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  22. Conscientious Refusal and Access to Abortion and Contraception.Chloe Fitzgerald & Carolyn McLeod - forthcoming - In John Arras, Elizabeth Fenton & Rebecca Kukla (eds.), Routledge Companion to Bioethics. Routledge.
    An overview of the philosophical and bioethics literature on conscientious refusals by health care professionals to provide abortion and contraceptive services.
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  23.  25
    How Similar Are the Changes in Neural Activity Resulting From Mindfulness Practice in Contrast to Spiritual Practice?Joseph M. Barnby, Neil W. Bailey, Richard Chambers & Paul B. Fitzgerald - 2015 - Consciousness and Cognition 36:219-232.
  24.  9
    A Socratic Dialogue on the Question 'What is Love in Nursing?'.L. Fitzgerald & S. van Hooft - 2000 - Nursing Ethics 7 (6):481-491.
    It is the thesis of the authors that the caring ethic and moral state of being of nurses ideally suffuses their professional caring and is thus implicit in their ethical decision making. Socratic dialogue is a technique that allows such moral attitudes to be made explicit. This article describes a Socratic dialogue conducted with nurses on the topic: 'What is love in nursing?' The conclusions drawn were based on the belief that the current western-style health care system restricts the practice (...)
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  25.  42
    Unconfusing Merely Confused Supposition in Albert of Saxony.Michael J. Fitzgerald - 2012 - Vivarium 50 (2):161-189.
    In this essay I argue that Albert would reject the need for a separate fourth mode of common personal supposition, and that his view of merely confused supposition has not been fully explicated by modern scholars. I first examine the various examples of conjunct descent given by modern scholars from his Perutilis logica , and show that Albert clearly adopts it in resolving the sophistic examples involved. Second, I explicate the view of merely confused supposition that Albert defends in his (...)
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  26.  24
    Vulnerable Bodies, Vulnerable Borders: Extraterritoriality and Human Trafficking.Sharron A. FitzGerald - 2012 - Feminist Legal Studies 20 (3):227-244.
    In this article, I interrogate how the UK government constructs and manipulates the idiom of the vulnerable female, trafficked migrant. Specifically, I analyse how the government aligns aspects of its anti-trafficking plans with plans to enhance extraterritorial immigration and border control. In order to do this, I focus on the discursive strategies that revolve around the UK’s anti-trafficking initiatives. I argue that discourses of human trafficking as prostitution, modern-day slavery and organised crime do important work. Primarily, they provide the government (...)
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  27.  5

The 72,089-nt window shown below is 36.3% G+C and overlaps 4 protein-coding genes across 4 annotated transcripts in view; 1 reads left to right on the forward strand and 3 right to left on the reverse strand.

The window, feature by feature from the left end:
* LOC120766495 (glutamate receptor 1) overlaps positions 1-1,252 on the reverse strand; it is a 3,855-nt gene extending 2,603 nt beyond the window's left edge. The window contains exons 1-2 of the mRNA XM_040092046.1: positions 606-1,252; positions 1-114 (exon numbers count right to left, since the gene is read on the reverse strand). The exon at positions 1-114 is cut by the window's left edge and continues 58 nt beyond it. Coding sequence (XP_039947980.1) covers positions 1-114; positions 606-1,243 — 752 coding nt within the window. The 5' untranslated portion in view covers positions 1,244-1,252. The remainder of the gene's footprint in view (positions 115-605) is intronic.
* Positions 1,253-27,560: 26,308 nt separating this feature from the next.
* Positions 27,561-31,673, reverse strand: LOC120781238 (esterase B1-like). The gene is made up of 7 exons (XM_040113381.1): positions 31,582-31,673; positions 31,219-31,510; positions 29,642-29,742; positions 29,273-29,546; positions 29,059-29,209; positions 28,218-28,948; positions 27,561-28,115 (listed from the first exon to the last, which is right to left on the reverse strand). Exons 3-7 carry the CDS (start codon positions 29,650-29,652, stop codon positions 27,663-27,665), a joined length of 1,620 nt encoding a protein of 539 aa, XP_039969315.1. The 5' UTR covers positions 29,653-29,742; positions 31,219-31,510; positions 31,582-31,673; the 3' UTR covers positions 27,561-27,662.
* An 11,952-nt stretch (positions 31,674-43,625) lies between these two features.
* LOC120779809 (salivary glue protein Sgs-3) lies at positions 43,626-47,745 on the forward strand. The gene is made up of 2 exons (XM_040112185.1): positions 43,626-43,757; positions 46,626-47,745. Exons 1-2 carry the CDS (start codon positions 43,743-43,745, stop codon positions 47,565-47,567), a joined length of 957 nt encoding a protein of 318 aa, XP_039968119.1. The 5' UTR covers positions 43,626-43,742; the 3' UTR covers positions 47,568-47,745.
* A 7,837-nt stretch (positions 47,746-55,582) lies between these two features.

Is There a Role for Spectators in Democratic Politics? A Reflection on the Theater Metaphor in Green's “Ocular Democracy”.Sandey Fitzgerald - 2015 - Constellations 22 (2):302-313.
  28.  9
    Experimental Control: What Does It Mean for a Participant to ‘Feel Free’?Felicity Callard & Des Fitzgerald - 2014 - Consciousness and Cognition 27:231-232.
  29.  9
    Production of Pluripotent Stem Cells by Oocyte-Assisted Reprogramming: Joint Statement with Signatories.H. Arkes, N. P. Austriaco, T. Berg, E. C. Brugger, N. M. Cameron, J. Capizzi, M. L. Condic, S. B. Condic, K. T. FitzGerald & K. Flannery - 2005 - The National Catholic Bioethics Quarterly 5 (3).
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  30.  2
    Dorsal Anterior Cingulate Cortices Differentially Lateralize Prediction Errors and Outcome Valence in a Decision-Making Task.Alexander R. Weiss, Martin J. Gillies, Marios G. Philiastides, Matthew A. Apps, Miles A. Whittington, James J. FitzGerald, Sandra G. Boccard, Tipu Z. Aziz & Alexander L. Green - 2018 - Frontiers in Human Neuroscience 12.
  31.  18
    Nun Befuddles King, Shows Karmayoga Does Not Work Sulabhā's Refutation of King Janaka at MBh 12.308.James L. Fitzgerald - 2002 - Journal of Indian Philosophy 30 (6):641-677.
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  32. Knowledge Without Wisdom: Human Genetic Engineering Without Religious Insight.K. T. Fitzgerald - 2002 - Christian Bioethics 8 (2):147-162.
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  33.  88
    The Truth About Tomorrow's Sea Fight.Paul Fitzgerald - 1969 - Journal of Philosophy 66 (11):307-329.
    This paper considers traditional debates and position regarding time and the future in relation to Einstein's physics of space-time.
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  34.  1
    Cross-Frequency Coupling Within and Between the Human Thalamus and Neocortex.Thomas FitzGerald - 2013 - Frontiers in Human Neuroscience 7.
  35.  11